Heart rate (a reflection of sympathetic nervous system activity) and vascular function are correlated; for example, a reduction in vascular stiffness following weight loss in obese 20–45-year-old adults paralleled concomitant slowing of resting heart rate( 79 ). There is good evidence that risk factors present early in the life course increase the risk of CVD in adulthood( 8 ). Supported by previous research during later adolescence( 36 ), our study raises the novel possibility that dietary trajectories in healthy children may effect changes in heart rate by age 15 years, with diet-related changes in adult arterial stiffness potentially following( 80 ). What little evidence exists for adolescents is inconsistent as to the importance of heart rate differences within the normal range( 55 , 81 ). However, small increments in adult resting heart rate (often within the normal range) predict both cardiovascular and all-cause mortality over a relatively short period( 54 , 82 ). In the Atherosclerosis Risk in Communities (ARIC) study of middle-aged adults, every 5-bpm increase in resting heart rate from the preceding visit (≈3 years previously) incurred a ≈12 % increased risk of mortality over 28 years of follow-up( 82 ). Additional analyses demonstrated that this risk was associated with a time-adjusted resting heart rate of >66 bpm, compared with 60 bpm. This suggests that the size of our apparent dose–response differences in adolescent resting heart rate by worsening childhood diet quality trajectories is important, with our adjusted means higher among each worsening diet trajectory (63·7 to 67·9 to 68·2 to 74·2 bpm; Table 5). The ARIC findings( 82 ) suggest that these effects sizes could be very important to later-life mortality if relationships between diet quality and resting heart rate remain stable or become more pronounced with age. Future research should examine whether improving diet before or during the adolescent years lowers heart rate and mitigates adult cardiovascular risk.


Our study extends currently limited research investigating childhood diet and early-life cardiovascular phenotypes. Decade-long dietary trajectories in healthy children did not appear to influence macro- or microvascular structure or stiffness by mid-adolescence, but were associated with resting heart rate, suggesting an early-life window for prevention. Although participants’ heart rate values were within the normal range, the obtained gradient in adolescence may have cumulative long-term impacts on life-course outcomes. Larger studies are needed to confirm these findings, the threshold of diet quality associated with these physiological changes and whether functional changes in heart rate are followed by structural changes in large and small vessel phenotypes.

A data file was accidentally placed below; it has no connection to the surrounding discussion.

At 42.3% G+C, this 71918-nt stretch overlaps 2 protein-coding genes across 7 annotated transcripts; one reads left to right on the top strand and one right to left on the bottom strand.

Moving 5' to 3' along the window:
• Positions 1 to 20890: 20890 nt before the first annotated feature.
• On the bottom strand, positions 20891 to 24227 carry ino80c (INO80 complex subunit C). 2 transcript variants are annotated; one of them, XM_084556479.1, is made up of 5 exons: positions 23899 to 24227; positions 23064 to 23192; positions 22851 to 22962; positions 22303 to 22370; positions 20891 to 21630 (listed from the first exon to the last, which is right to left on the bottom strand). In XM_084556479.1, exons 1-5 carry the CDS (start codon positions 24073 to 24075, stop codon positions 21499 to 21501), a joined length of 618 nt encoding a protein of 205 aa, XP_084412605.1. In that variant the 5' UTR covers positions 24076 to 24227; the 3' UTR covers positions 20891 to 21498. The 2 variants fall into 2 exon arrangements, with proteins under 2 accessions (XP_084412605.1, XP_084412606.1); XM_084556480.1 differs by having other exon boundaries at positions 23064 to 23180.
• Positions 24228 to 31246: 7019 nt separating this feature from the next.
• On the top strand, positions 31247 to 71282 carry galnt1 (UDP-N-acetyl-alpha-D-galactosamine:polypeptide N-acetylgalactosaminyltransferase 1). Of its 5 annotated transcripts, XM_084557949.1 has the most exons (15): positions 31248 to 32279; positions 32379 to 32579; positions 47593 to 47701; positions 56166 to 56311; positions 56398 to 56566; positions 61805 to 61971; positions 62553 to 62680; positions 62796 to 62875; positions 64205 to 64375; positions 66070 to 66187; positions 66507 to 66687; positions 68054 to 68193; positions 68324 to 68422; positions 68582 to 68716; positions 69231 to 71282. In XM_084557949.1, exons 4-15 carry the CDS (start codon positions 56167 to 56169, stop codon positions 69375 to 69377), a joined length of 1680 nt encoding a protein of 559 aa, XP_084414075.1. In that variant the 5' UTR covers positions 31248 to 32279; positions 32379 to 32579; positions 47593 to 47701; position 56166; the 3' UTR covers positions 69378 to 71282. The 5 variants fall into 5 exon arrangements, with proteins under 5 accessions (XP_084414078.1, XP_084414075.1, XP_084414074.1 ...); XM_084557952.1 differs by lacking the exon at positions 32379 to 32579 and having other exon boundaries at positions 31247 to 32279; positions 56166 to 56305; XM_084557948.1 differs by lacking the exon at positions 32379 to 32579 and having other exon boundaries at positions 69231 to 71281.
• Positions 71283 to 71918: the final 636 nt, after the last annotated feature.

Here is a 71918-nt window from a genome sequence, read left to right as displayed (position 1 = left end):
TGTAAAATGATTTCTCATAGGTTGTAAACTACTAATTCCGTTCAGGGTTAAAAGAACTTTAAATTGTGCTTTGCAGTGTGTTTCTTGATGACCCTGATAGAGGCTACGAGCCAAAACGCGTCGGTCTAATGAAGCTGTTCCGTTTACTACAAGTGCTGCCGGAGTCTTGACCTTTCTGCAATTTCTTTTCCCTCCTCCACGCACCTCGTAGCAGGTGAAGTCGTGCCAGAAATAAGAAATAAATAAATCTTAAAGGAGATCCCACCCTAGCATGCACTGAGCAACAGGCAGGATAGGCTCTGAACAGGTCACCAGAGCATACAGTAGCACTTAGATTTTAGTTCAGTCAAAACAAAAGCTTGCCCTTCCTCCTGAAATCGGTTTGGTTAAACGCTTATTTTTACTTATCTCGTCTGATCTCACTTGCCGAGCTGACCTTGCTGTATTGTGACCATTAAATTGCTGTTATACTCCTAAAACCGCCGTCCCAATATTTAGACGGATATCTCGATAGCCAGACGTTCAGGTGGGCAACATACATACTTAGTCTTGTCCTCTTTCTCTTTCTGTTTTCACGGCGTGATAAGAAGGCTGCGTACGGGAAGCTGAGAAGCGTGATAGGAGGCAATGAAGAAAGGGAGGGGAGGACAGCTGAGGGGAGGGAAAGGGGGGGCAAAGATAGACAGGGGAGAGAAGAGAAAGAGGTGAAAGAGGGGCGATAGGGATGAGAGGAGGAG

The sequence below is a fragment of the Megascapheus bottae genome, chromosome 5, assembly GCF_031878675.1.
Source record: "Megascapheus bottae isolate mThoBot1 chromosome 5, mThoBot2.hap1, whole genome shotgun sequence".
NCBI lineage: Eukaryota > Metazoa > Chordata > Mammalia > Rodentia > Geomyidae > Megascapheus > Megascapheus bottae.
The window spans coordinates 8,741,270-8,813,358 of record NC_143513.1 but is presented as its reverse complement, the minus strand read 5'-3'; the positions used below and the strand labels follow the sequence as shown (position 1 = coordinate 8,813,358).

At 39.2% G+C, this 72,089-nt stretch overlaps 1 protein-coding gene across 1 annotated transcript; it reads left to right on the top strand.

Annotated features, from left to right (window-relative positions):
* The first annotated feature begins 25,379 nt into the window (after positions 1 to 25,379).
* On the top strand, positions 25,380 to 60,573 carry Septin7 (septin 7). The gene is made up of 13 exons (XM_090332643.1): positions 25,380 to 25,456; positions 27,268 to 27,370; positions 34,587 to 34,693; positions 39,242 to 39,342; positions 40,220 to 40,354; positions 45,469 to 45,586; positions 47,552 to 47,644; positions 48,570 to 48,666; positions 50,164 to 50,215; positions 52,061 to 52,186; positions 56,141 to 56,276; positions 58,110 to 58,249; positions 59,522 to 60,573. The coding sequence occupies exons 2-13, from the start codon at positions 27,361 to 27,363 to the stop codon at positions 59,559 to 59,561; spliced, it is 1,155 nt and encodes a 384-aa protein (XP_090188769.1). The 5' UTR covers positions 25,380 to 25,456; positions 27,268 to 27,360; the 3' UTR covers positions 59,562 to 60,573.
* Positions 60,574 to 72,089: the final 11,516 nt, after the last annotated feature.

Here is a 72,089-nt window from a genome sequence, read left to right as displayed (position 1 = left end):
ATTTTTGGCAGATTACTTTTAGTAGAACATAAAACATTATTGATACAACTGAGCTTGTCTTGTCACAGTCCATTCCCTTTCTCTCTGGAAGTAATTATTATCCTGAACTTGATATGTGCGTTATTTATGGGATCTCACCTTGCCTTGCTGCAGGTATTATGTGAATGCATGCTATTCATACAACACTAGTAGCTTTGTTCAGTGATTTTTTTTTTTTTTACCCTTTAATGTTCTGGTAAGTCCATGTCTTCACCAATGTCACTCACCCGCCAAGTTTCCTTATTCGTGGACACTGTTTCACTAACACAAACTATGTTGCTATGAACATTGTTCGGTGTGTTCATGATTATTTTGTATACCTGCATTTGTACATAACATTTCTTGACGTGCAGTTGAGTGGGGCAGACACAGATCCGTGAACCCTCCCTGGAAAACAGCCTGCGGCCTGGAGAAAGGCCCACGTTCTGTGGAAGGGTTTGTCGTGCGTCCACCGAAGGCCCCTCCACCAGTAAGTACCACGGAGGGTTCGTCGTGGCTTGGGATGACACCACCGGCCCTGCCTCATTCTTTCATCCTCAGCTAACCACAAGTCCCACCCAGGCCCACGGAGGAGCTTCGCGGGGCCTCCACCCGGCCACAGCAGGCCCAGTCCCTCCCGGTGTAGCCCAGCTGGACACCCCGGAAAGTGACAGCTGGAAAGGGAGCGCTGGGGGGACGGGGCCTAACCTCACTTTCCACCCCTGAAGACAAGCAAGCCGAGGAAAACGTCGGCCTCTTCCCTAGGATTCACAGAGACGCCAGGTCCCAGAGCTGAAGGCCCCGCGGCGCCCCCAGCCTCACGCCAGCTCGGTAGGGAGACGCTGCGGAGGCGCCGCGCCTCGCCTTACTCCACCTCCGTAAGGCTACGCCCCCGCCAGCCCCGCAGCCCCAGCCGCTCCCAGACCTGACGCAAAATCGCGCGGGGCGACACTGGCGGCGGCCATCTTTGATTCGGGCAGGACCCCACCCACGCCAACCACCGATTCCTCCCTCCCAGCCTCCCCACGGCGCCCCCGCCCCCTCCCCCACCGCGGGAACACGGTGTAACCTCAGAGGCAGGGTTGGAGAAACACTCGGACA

Acknowledgements: The authors thank all the research staff, Maternal and Child Health Nurses and families involved in the PEAS Programme and PEAS Kids Growth Study. They thank Greta Goldsmith for analysing the carotid intima-media thickness images and the Centre for Eye Research Australia for analysing the retinal photography images. Financial support: Early waves of the PEAS Kids Growth Study were funded by the Australian National Health and Medical Research Council (NHMRC Project Grant numbers 284509 and 284582) and the Murdoch Children’s Research Institute. The 2014 wave of the PEAS study received internal funding from the Murdoch Children’s Research Institute Population Health Theme and the Centre for Community Child Health. M.W. was supported by an NHMRC Senior Research Fellowship (grant number 1046518) and Cure Kids New Zealand, F.K.M. by an NHMRC Career Development Fellowship (grant number 1111160), A.N.G. by an Australian Postgraduate Award and C.E.G. by an Australian Government Research Training Program Scholarship. D.B. was supported by an NHMRC Senior Research Fellowship (grant number 1064629) and is an Honorary Future Leader Fellow of the National Heart Foundation of Australia. Research at the Murdoch Children’s Research Institute is supported by the Victorian Government’s Operational Infrastructure Support Programme. The researchers were independent of the funders and do not have any relevant financial interests in the manuscript. The funding organisations had no role in the design, analysis or writing of this article. Conflicts of interest: The authors have no potential conflicts to disclose. Authorship: M.W. led the PEAS Kids Growth Study and the PEAS follow-up. Follow-up data collection was completed by J.A.K. and A.N.G. This study question was conceived by J.A.K. J.A.K., A.N.G. and C.E.G. conducted the statistical analysis, in consultation with F.K.M. J.A.K. wrote the first draft of this manuscript, which was revised by A.N.G., C.E.G., D.B., F.K.M. and M.W. All authors have seen and approved the final version. Ethics of human subject participation: This study was conducted according to the guidelines laid down in the Declaration of Helsinki and all procedures involving human subjects were approved by The Melbourne Royal Children’s Hospital Ethics Committee (approval number 28153). Written informed consent was obtained from all subjects or their parent.